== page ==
But I do completely see your point as well. Living the experience is different. I can’t read or hear about suicide ever since my grandfather did it. Reading a story about it would emotionally destroy me. So I get it. 🙂

  2. Tracee says:

    That’s not empowering – that’s an old lie.

    If I love him well enough he’ll change.

    It’s the reason women stay in abusive in relationships. They believe they can make him change. And this fiction gets a lot of women killed. Men are either good or bad, kind or abusive because THEY choose to be. They have to be responsible for their own feelings or behavior or this crap persists.

    If women could control men with their own behavior there would be no rape, no molestation, no domestic violence and no war. We’d just go around loving everyone into being nice. It’s a shame it isn’t true, but it’s not.

  3. Jess says:

    THANK YOU. So many people are talking about this trilogy, and all I can think of is, “why?” I’ve heard that the writing is terrible, that the author even said that the writing is terrible, and seriously the message is horrible. All of these women think that this Sebastian Grey (or whatever his name is) is so hot and they obsess over him. LADIES. He’s violent towards women. So he changes at the end? Oh, okay. Well I guess that just excuses his behavior. And it’s very realistic, too. So when one of my single friends meets an abusive hot rich guy, I’m just going to say, “hey honey, it’s okay, I know he’s a jerk but you can’t let this one go! Just deal with it and show him you love him, and he’ll probably change just for you”. That’s just bulls*!t.

    If people want to read the books that’s fine. I’m even fine with people loving the books. But I’m not fine with women obsessing over the character of a leading man, thinking he’s a ‘dream man’, when he’s NOT. Why can’t these women take a look at the many middle-class, normal looking men who actually respect women and consider each of them a ‘dream man’? Why is it a dream to find a hot, rich guy, and deal with the crappy way he treats you? I don’t get it.

  4. TeJota says:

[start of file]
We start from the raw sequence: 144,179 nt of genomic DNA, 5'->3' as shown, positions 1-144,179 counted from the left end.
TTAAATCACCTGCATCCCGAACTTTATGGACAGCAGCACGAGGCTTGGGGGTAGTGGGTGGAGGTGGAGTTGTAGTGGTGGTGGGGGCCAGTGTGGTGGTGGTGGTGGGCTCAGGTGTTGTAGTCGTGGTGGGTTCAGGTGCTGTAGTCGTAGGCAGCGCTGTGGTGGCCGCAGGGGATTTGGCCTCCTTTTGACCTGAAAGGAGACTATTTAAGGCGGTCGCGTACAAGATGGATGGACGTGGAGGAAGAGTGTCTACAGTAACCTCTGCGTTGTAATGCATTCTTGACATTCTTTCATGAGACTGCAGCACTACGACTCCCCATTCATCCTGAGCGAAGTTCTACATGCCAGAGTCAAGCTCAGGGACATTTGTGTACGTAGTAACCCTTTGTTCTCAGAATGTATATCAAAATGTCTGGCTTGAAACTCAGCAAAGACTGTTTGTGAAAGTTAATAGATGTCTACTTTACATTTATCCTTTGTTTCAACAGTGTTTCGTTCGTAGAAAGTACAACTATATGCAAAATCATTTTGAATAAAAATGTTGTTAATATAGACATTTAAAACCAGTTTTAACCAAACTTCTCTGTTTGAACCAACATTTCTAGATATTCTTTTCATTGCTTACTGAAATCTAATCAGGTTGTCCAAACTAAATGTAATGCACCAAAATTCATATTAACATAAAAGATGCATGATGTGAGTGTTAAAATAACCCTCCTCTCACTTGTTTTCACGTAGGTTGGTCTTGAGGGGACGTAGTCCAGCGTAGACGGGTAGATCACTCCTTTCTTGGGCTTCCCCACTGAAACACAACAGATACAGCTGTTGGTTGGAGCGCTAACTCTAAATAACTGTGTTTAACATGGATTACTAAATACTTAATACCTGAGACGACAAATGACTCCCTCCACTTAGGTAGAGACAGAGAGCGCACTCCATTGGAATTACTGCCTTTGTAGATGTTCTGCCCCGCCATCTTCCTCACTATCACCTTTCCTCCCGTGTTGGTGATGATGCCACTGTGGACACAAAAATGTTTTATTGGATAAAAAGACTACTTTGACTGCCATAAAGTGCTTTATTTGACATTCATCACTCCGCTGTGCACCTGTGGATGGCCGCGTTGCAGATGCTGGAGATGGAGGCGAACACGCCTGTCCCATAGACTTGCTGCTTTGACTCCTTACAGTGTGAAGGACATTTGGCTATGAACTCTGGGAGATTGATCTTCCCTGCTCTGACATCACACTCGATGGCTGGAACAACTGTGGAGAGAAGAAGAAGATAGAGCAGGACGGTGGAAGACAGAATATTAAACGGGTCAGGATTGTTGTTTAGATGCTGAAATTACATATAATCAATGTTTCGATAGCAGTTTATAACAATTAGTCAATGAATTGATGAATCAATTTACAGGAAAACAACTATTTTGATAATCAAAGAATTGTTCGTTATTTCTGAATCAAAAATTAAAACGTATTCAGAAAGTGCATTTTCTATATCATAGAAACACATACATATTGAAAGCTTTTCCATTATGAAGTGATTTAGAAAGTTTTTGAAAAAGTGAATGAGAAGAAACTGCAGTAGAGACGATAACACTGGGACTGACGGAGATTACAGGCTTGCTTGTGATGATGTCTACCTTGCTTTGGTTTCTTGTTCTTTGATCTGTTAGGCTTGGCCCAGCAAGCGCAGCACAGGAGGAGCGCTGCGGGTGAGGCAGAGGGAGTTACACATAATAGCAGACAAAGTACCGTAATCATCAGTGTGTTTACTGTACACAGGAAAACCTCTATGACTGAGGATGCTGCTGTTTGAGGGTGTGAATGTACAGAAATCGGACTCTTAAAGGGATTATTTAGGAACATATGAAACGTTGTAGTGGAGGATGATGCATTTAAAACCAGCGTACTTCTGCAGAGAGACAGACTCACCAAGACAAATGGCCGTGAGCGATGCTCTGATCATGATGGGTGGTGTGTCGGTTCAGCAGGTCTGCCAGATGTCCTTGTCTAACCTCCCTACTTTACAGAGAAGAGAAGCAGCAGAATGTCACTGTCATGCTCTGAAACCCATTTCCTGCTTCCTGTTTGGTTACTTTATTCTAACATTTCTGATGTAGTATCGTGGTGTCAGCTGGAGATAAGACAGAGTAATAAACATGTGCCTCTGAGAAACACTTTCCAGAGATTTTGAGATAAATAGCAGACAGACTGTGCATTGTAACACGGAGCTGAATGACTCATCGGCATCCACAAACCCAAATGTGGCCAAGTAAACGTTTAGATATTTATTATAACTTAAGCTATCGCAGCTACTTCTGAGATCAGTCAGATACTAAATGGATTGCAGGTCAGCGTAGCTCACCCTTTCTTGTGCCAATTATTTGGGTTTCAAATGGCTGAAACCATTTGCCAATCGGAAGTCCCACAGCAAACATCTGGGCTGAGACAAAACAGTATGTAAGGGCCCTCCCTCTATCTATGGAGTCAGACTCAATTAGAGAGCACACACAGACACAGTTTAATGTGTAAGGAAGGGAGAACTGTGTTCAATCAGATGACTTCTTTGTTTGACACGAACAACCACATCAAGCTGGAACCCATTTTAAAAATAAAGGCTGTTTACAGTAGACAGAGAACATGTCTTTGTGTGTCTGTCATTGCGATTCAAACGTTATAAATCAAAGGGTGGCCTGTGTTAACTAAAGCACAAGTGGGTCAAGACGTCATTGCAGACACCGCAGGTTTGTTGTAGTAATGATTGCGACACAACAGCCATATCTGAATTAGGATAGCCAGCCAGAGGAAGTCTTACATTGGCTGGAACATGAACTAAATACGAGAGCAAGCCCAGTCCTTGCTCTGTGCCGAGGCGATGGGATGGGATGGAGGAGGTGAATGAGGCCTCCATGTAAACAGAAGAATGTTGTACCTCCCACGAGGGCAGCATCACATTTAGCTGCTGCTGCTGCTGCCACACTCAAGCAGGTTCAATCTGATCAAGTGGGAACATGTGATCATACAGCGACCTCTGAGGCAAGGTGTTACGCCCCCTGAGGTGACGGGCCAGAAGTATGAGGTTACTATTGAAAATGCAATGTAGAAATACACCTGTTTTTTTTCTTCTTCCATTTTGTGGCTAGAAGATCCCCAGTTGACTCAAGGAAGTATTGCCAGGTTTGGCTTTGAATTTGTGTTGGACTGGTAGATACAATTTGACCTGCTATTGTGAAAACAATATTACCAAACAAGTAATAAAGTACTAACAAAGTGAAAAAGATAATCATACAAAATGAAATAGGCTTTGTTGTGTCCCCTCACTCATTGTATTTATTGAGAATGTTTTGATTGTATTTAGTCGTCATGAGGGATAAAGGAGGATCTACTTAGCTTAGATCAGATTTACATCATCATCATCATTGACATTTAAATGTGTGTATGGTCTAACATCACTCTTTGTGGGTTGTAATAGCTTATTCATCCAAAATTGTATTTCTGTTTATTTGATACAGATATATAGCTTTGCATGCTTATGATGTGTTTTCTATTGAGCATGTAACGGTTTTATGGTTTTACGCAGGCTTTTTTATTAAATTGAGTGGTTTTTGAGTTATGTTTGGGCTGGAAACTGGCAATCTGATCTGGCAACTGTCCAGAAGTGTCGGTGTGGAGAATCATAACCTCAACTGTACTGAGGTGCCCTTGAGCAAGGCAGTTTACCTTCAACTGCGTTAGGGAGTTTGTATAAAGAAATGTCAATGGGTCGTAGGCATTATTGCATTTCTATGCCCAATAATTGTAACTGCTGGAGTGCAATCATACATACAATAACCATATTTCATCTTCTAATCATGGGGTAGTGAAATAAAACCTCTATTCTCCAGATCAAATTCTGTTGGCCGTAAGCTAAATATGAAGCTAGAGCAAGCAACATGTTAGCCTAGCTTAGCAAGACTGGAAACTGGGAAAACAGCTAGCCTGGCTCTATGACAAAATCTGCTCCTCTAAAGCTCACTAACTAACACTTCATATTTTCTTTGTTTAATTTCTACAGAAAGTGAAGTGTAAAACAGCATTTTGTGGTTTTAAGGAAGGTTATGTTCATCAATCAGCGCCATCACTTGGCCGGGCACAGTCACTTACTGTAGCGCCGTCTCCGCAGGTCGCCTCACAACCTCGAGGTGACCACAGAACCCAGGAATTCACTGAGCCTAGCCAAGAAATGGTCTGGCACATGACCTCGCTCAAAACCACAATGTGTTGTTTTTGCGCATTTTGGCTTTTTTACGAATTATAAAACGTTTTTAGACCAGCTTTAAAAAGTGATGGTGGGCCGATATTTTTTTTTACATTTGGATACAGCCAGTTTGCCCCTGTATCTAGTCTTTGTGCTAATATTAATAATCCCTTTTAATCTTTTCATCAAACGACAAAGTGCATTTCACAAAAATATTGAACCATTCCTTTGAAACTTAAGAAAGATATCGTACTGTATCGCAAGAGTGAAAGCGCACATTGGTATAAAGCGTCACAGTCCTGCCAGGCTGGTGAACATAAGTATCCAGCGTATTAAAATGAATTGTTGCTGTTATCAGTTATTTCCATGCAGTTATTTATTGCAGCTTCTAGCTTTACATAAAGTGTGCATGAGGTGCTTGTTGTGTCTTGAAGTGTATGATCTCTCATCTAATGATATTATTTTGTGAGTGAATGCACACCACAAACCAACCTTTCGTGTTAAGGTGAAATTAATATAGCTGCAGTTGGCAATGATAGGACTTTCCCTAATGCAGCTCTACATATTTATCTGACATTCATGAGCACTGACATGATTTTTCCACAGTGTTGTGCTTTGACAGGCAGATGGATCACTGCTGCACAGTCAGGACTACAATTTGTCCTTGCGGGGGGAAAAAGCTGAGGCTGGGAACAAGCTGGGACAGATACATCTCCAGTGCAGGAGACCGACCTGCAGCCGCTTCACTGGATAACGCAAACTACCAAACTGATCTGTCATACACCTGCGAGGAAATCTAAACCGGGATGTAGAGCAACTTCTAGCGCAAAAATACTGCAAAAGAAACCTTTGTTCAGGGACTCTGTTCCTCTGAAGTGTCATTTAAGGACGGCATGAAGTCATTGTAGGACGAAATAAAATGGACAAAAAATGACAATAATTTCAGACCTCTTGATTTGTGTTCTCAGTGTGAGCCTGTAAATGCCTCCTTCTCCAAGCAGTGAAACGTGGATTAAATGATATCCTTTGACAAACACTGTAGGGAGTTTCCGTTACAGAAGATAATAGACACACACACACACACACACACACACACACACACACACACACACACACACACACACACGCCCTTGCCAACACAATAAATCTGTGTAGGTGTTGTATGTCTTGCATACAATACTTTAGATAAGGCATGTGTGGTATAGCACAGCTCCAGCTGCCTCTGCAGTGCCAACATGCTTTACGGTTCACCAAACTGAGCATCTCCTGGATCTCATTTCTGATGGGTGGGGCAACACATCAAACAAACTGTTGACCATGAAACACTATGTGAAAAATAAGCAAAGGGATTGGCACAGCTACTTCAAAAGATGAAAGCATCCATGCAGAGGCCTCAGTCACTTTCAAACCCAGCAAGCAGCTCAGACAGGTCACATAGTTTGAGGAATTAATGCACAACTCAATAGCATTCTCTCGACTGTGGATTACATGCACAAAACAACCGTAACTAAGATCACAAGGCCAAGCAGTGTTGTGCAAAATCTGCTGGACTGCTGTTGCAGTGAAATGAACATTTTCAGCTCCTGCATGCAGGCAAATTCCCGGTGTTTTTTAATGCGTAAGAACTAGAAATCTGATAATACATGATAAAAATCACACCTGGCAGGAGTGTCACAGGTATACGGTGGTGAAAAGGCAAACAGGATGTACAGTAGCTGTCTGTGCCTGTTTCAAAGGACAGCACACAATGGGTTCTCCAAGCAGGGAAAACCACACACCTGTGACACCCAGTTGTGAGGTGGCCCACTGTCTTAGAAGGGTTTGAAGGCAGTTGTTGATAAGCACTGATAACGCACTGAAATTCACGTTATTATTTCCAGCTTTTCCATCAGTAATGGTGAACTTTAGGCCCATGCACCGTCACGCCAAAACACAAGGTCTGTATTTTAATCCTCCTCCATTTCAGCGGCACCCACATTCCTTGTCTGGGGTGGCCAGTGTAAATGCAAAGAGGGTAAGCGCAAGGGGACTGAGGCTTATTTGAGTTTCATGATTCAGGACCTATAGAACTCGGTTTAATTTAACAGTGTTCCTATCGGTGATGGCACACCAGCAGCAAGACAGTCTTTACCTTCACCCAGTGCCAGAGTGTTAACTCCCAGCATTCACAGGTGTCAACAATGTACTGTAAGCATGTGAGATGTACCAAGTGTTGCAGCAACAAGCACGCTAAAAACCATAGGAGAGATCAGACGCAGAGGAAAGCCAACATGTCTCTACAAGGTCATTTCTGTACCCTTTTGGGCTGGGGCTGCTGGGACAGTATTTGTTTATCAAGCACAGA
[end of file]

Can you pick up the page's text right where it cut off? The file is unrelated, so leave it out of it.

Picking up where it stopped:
I think there is a big difference between being violated and mistreated as means of power with no respect to the individual and being in a respectful and consensual D/s relationship regardless of who is the Dominant person in the relationship and who is the submissive.

    I can’t read “50…” because James states she researched the BDSM scene, but based off of snippets I read I don’t think she truly did. Her Dominant has no respect for those who choose to submit to him. He can do whatever he feels with no after care or regard to the person he is playing with and that is not the standard in the community and nor should others think it is or should be.

    There are individuals who get off sexually and mentally on inflicting pain in a safe environment (and those who get off on it period) and there are others who get off sexually and mentally on receiving pain. The sexual dynamics in our world is so ever changing that psychological field is opening and researching the BDSM community and realizing that standards they use to label individuals in these communities by might not apply any longer.

    And I’m unsure Tracee if you are stating that if “women could control men with their own behavior there would be no rape, no molestation, no domestic violence and no war. We’d just go around loving everyone into being nice.” that these things wouldn’t happen or it’s shame that it this isn’t the case. Regardless if women could control men w/ their behavior (which I don’t is appropriate, we should control our own behaviors) rape, molestation, domestic violence, intimate partner violence, and war would still occur. The amount of women sexual perpetrators aren’t as high as their male counterparts, but they are definitely there.

    I understand that this is a heated issue for many and I respect why those who find the behavior offensive and how it could lead some individuals to accept and/or condone certain behaviors. But on the flip side people should realize that there are many who enjoy this lifestyle and who shouldn’t be shamed because they do.

  5. Margaret says:

    Totally with you on this Tracee. I bought it and couldn’t finish it. Sure there’s plenty of steamy reading but Christian Grey is, IMHO, an a-hole of eminent proportions. And that is not a turn on to this 40-something mom. And I found no redeeming qualities in Anastasia, either.

    I just couldn’t bear the book.

  6. Tracee says:

    “Women abuse men too” is nonsense and takes away from the very real mass violence against women around the entire world. 30% of women are abused by men, in reality, in America, and they stay because they believe the lie that this author is perpetuating, “He will change if I love him enough.”